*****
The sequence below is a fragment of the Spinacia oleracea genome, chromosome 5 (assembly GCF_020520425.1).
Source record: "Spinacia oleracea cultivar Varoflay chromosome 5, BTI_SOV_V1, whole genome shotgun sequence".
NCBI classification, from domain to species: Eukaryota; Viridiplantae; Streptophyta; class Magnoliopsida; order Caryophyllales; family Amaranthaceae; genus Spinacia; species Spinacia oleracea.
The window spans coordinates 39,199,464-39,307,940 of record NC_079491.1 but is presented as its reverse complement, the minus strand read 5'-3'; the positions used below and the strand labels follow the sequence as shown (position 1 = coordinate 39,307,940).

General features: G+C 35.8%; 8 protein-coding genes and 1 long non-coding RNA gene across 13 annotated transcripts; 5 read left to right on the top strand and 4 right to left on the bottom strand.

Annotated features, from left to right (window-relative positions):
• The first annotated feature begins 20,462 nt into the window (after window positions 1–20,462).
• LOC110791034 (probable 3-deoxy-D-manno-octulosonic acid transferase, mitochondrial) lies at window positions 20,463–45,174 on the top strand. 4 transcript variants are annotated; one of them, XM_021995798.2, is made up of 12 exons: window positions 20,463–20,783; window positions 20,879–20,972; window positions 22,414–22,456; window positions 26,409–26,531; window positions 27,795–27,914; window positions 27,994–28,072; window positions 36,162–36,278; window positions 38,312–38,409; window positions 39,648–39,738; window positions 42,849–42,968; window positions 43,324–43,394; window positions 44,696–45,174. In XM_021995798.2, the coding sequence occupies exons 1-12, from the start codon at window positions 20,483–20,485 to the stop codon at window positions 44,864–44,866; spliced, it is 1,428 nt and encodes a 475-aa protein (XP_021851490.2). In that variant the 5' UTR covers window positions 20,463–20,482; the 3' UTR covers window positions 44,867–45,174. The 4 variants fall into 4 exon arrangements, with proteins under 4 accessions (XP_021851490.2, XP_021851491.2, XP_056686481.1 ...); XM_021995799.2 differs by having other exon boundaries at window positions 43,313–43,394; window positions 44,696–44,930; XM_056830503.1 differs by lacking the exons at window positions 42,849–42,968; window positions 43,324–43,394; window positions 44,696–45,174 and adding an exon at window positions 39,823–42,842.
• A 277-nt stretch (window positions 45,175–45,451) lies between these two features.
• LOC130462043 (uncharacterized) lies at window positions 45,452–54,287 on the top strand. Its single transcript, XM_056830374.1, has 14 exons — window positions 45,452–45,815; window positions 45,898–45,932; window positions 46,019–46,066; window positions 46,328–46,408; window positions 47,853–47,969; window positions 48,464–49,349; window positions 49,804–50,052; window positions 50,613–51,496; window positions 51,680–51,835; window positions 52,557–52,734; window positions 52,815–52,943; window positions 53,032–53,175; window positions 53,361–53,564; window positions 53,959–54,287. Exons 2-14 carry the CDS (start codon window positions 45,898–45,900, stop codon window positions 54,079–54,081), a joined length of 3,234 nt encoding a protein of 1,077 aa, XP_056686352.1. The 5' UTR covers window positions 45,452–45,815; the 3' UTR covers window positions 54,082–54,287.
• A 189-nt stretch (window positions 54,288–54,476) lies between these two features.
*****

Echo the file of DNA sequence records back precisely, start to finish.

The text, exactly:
The sequence below is a fragment of the Spinacia oleracea genome, chromosome 5 (assembly GCF_020520425.1).
Source record: "Spinacia oleracea cultivar Varoflay chromosome 5, BTI_SOV_V1, whole genome shotgun sequence".
NCBI classification, from domain to species: Eukaryota; Viridiplantae; Streptophyta; class Magnoliopsida; order Caryophyllales; family Amaranthaceae; genus Spinacia; species Spinacia oleracea.
The window spans coordinates 39,199,464-39,307,940 of record NC_079491.1 but is presented as its reverse complement, the minus strand read 5'-3'; the positions used below and the strand labels follow the sequence as shown (position 1 = coordinate 39,307,940).

General features: G+C 35.8%; 8 protein-coding genes and 1 long non-coding RNA gene across 13 annotated transcripts; 5 read left to right on the top strand and 4 right to left on the bottom strand.

Annotated features, from left to right (window-relative positions):
• The first annotated feature begins 20,462 nt into the window (after window positions 1–20,462).
• LOC110791034 (probable 3-deoxy-D-manno-octulosonic acid transferase, mitochondrial) lies at window positions 20,463–45,174 on the top strand. 4 transcript variants are annotated; one of them, XM_021995798.2, is made up of 12 exons: window positions 20,463–20,783; window positions 20,879–20,972; window positions 22,414–22,456; window positions 26,409–26,531; window positions 27,795–27,914; window positions 27,994–28,072; window positions 36,162–36,278; window positions 38,312–38,409; window positions 39,648–39,738; window positions 42,849–42,968; window positions 43,324–43,394; window positions 44,696–45,174. In XM_021995798.2, the coding sequence occupies exons 1-12, from the start codon at window positions 20,483–20,485 to the stop codon at window positions 44,864–44,866; spliced, it is 1,428 nt and encodes a 475-aa protein (XP_021851490.2). In that variant the 5' UTR covers window positions 20,463–20,482; the 3' UTR covers window positions 44,867–45,174. The 4 variants fall into 4 exon arrangements, with proteins under 4 accessions (XP_021851490.2, XP_021851491.2, XP_056686481.1 ...); XM_021995799.2 differs by having other exon boundaries at window positions 43,313–43,394; window positions 44,696–44,930; XM_056830503.1 differs by lacking the exons at window positions 42,849–42,968; window positions 43,324–43,394; window positions 44,696–45,174 and adding an exon at window positions 39,823–42,842.
• A 277-nt stretch (window positions 45,175–45,451) lies between these two features.
• LOC130462043 (uncharacterized) lies at window positions 45,452–54,287 on the top strand. Its single transcript, XM_056830374.1, has 14 exons — window positions 45,452–45,815; window positions 45,898–45,932; window positions 46,019–46,066; window positions 46,328–46,408; window positions 47,853–47,969; window positions 48,464–49,349; window positions 49,804–50,052; window positions 50,613–51,496; window positions 51,680–51,835; window positions 52,557–52,734; window positions 52,815–52,943; window positions 53,032–53,175; window positions 53,361–53,564; window positions 53,959–54,287. Exons 2-14 carry the CDS (start codon window positions 45,898–45,900, stop codon window positions 54,079–54,081), a joined length of 3,234 nt encoding a protein of 1,077 aa, XP_056686352.1. The 5' UTR covers window positions 45,452–45,815; the 3' UTR covers window positions 54,082–54,287.
• A 189-nt stretch (window positions 54,288–54,476) lies between these two features.